Intranational Trade Costs, Reallocation, and Technical Change: Evidence from a Canadian Agricultural Trade Policy Reform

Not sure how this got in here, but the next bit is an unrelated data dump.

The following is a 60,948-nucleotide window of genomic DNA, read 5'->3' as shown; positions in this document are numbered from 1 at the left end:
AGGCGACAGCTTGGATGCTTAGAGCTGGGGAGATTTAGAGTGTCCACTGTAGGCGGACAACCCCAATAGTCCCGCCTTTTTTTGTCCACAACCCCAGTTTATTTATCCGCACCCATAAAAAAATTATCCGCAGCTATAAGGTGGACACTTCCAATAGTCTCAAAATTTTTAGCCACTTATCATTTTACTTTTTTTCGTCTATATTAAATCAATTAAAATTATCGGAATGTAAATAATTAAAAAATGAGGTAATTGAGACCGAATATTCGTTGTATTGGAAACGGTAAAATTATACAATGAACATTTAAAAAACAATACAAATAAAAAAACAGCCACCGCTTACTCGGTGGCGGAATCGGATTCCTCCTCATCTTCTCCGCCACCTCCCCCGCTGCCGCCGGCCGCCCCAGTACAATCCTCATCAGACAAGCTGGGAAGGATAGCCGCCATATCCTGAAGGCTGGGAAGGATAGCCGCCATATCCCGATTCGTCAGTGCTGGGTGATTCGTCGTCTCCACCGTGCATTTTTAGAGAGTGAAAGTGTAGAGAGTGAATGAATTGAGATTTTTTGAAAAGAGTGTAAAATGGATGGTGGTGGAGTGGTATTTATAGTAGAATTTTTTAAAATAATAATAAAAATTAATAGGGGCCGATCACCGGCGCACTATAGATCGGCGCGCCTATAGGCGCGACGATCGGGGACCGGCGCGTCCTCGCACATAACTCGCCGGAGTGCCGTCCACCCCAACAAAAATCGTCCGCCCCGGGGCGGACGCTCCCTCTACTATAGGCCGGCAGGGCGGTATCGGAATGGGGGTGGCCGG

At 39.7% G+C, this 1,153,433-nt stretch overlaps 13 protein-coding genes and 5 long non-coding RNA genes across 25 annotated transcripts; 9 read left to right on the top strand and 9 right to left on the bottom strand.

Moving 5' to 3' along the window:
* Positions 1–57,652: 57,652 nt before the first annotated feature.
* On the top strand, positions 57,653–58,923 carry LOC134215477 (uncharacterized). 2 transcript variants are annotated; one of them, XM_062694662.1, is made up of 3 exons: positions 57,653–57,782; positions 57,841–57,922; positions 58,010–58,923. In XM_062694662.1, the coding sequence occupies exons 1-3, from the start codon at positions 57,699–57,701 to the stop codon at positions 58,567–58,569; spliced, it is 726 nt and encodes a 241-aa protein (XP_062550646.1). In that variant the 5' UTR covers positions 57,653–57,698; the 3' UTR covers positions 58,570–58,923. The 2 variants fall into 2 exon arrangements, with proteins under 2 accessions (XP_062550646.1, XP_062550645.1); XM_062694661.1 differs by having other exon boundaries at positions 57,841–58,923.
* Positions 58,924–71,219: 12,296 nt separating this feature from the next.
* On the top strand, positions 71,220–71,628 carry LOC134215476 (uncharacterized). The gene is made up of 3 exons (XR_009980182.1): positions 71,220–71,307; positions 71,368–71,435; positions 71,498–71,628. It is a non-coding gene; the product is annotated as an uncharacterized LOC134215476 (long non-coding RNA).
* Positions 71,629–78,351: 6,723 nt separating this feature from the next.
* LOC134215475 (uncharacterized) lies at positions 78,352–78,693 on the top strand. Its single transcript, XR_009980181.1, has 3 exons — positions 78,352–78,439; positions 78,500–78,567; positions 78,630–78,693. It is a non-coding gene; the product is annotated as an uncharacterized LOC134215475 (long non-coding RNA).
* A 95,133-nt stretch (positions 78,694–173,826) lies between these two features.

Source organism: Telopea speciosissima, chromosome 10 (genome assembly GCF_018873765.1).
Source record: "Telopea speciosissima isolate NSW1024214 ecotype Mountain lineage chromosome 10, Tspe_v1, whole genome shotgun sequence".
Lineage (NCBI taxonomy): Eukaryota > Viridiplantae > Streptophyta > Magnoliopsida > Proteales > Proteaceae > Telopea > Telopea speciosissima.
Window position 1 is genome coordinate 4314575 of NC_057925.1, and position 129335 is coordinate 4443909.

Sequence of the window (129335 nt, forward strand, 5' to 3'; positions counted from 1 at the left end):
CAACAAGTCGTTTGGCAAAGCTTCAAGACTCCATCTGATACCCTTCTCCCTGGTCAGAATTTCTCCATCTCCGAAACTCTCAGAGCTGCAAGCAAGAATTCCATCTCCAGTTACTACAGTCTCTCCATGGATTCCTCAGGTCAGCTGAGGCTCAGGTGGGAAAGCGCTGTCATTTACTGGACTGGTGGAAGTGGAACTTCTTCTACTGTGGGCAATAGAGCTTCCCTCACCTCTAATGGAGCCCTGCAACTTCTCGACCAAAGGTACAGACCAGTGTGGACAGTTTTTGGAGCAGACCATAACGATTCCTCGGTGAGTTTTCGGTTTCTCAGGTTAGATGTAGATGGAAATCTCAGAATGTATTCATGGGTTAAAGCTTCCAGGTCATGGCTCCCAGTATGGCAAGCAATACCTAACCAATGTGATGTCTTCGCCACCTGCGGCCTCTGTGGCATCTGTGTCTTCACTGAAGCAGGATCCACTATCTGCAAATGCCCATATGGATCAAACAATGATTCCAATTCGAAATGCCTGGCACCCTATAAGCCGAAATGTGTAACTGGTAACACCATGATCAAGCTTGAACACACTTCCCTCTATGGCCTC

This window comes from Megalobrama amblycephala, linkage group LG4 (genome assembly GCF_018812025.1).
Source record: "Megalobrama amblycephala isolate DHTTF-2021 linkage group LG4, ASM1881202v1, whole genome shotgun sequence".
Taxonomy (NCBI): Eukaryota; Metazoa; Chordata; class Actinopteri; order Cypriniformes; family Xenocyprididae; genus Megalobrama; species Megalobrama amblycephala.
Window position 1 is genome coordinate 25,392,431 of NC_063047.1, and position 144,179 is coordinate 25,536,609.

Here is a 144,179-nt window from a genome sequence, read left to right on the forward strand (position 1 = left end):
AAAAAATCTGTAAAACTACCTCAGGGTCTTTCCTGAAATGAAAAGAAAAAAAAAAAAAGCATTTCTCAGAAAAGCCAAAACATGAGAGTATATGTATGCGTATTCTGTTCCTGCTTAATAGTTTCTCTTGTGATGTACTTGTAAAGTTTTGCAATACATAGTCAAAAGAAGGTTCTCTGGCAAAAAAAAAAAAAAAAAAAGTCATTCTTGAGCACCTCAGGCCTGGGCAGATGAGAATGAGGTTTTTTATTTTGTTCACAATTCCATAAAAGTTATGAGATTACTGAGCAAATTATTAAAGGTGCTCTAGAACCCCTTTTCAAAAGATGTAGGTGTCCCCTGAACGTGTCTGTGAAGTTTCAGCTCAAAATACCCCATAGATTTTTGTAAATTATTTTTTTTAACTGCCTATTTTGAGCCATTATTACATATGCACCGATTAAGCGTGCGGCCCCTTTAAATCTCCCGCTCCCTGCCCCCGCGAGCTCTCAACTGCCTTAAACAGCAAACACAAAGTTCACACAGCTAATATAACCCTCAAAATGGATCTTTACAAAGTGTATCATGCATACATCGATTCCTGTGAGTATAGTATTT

The 1995 removal of a railway transportation subsidy for exports of grains from Western Canada led to large aggregate changes in technology adoption and land use. We decompose the impact of the reform on seeding methods and cropping patterns to study how aggregate changes were driven by reallocation versus within-farm adaptation. Using detailed census data covering over 30,000 farms in Alberta, Saskatchewan and Manitoba, Canada we find a range of new results. We find that the reform-induced shift from producing low-value to high-value crops for export, the adoption of new seeding technologies and reduction in summerfallow observed at the aggregate level between 1991 and 2001 were driven mainly by the within-farm effect. In the longer run, however, reallocation of land from shrinking and exiting farms to growing and new farms explains more than half of the aggregate changes in technology adoption and land use between 1991 and 2011.